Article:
Pocahontas Theatre

23 McDowell Street,
Welch, WV 24801

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Additional Info

Architects: Alex B. Mahood

Styles: Neo-Classical

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Pocahontas Theatre

Opened Christmas Day, 1928 in Welch, WV, “the heart of the billion dollar coalfields”. One of the first theatres to use indirect lighting in the auditorium, and, with its magnificent theatre organ, was called “The Showplace of McDowell County”.

Managed in the 1950’s by L.E. Rogers, who was mayor of Welch. Later, managed by “Buddy” Rogers, his son. The Rogers family was sued in the 1950’s by the film companies for under-reporting grosses at the Pocahontas Theatre and their other theatre in Welch, the Temple Theatre opposite.

The theatre was remodeled and prospered during the 1940’s and 1950’s, but when the coal boom ended, and as McDowell County lost 80% of its population over the next several years, it began to deteriorate. It was destroyed by fire (possibly an insurance arson fire) in 1978.

Contributed by Jarrell Greever

Recent comments (view all 7 comments)

thegreev on September 16, 2006 at 12:38 pm

Here is a photo of the Pocahontas Marquee:

kencmcintyre on December 19, 2008 at 7:31 pm

There is an interior photo of the Pocahontas on this page:

Joe Vogel
Joe Vogel on October 4, 2009 at 12:31 am

The West Virginia History page Lost Memory linked to says that Alex B. Mahood was the architect of the Pocahontas Theatre.

Mahood also designed a Jewell Valley Theatre in Jewell Valley, Virginia, which opened in 1944, according to Boxoffice Magazine’s issue of August 18, 1945. The 350-seat house was the first movie theater ever built with radiant floor heating. I don’t find the Jewell Valley Theatre listed at Cinema Treasures.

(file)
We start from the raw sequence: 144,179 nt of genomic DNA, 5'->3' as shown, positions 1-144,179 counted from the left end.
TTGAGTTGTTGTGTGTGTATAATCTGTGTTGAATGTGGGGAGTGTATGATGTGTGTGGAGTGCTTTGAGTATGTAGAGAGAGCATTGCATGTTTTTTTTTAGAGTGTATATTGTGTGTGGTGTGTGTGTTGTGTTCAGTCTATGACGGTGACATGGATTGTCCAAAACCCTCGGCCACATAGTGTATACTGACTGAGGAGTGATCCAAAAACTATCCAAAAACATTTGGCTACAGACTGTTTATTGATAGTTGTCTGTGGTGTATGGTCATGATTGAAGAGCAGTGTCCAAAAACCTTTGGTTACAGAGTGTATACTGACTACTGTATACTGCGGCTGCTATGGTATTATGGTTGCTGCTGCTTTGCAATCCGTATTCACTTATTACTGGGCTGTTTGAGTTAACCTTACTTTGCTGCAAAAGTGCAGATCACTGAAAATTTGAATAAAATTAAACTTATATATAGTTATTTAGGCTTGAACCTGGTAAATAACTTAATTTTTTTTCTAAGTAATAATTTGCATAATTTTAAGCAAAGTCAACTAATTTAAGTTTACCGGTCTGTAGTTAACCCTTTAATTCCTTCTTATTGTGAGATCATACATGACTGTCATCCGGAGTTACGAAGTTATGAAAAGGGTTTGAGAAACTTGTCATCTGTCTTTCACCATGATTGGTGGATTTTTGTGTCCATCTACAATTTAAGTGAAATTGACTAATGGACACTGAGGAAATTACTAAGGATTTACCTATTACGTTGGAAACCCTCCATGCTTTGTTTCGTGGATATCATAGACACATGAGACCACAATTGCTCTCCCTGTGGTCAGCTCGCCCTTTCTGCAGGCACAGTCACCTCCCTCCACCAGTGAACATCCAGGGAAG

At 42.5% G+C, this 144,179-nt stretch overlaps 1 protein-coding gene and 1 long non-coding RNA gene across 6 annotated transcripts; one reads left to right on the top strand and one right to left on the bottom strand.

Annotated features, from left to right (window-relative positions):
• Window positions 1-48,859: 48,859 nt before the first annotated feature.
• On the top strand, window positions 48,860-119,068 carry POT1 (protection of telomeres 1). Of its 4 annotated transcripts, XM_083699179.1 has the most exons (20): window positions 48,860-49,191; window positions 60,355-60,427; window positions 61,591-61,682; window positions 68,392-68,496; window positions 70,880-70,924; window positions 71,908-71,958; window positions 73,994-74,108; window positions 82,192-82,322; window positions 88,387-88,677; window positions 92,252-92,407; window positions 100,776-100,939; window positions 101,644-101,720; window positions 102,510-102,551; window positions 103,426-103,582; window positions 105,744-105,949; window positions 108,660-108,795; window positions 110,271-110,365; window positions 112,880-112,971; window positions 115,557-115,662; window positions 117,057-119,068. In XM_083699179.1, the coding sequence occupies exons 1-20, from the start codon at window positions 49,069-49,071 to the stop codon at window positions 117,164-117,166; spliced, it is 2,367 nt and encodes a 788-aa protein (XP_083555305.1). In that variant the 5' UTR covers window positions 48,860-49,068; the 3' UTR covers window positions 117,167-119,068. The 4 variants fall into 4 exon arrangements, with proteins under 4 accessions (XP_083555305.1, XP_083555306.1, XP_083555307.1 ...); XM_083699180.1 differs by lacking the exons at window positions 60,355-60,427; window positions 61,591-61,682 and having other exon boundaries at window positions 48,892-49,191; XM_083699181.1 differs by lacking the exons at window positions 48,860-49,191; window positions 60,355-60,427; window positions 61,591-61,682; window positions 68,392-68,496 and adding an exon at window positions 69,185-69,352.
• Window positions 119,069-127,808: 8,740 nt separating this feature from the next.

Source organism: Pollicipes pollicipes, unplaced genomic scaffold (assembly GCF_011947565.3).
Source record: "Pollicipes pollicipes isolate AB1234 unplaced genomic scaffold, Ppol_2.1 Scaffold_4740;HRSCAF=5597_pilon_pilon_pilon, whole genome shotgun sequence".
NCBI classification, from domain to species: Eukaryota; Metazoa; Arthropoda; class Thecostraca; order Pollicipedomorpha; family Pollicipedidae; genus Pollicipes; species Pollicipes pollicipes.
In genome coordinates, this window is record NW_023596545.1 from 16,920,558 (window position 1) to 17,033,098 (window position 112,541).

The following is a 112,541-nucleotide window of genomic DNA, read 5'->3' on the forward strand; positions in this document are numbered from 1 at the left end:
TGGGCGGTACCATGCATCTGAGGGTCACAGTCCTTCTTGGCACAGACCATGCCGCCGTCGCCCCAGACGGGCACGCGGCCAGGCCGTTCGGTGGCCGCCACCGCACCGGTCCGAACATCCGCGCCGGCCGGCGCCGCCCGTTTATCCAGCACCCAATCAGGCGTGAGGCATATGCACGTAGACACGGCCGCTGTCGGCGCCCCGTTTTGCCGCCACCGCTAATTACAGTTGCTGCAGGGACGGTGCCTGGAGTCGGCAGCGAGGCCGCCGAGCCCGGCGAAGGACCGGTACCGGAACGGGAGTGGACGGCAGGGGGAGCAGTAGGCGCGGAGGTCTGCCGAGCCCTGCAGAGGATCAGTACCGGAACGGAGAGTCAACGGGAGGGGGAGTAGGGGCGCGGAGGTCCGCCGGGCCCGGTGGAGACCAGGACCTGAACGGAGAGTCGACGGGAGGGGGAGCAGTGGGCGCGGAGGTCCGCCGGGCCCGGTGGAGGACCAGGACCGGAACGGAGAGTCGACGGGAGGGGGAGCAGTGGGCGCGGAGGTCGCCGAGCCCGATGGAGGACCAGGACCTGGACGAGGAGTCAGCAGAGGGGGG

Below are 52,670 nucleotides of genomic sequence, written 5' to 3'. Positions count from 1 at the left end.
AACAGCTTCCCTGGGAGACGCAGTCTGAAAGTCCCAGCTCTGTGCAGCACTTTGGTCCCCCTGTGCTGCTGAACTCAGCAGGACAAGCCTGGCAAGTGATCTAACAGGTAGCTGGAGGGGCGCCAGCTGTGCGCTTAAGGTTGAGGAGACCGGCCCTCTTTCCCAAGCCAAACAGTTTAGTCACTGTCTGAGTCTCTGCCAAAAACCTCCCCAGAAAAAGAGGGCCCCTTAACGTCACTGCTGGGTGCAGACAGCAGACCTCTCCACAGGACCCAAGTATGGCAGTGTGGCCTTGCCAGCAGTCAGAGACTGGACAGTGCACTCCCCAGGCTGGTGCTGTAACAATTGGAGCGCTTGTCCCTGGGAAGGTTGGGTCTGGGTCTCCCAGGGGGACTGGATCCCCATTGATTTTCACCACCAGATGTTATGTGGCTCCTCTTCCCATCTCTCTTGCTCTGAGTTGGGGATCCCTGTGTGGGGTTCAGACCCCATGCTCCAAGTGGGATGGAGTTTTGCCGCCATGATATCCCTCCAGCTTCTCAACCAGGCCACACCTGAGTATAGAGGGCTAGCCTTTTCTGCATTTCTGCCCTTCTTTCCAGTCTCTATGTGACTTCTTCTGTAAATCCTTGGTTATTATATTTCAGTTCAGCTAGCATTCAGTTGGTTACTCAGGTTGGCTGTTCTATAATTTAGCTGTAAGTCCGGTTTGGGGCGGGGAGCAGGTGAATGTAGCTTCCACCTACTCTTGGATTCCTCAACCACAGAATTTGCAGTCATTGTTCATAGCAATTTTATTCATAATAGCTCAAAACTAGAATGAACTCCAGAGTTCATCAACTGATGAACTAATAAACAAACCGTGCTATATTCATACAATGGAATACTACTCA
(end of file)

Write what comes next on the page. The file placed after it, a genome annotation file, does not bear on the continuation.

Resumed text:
Joe Vogel
Joe Vogel on September 15, 2014 at 2:23 pm

This web page has the transcript of an article about the Pocahontas Theatre from the December 22, 1928, issue of the Welch Daily News.

The Pocahontas Theatre was directly across the street from the Temple Theatre, which was in the Odd Fellows Temple building, built in 1929. The Temple Theatre’s space is occupied by a restaurant called Raymond’s, which the Internet says is at 24 McDowell Street. The address of the Pocahontas must have been about 23-25 McDowell Street.

DavidZornig on March 30, 2015 at 7:22 am

Crisper version of the 1946 photo added, courtesy of Hemmings Motor News.

JEDIII on January 26, 2016 at 1:31 pm

My grandfather, Dr. John E. Davis, had his medical office “over” the theater in the 1930s.

Joe Vogel
Joe Vogel on January 26, 2016 at 2:22 pm

I’m not seeing the photo linked by thegreev in an earlier comment (I don’t know if it’s gone or my browser simply isn’t fetching it) so I don’t know if this is the same one, but this 1963 photo shows the entrance and part of the marquee of the Pocahontas Theatre.

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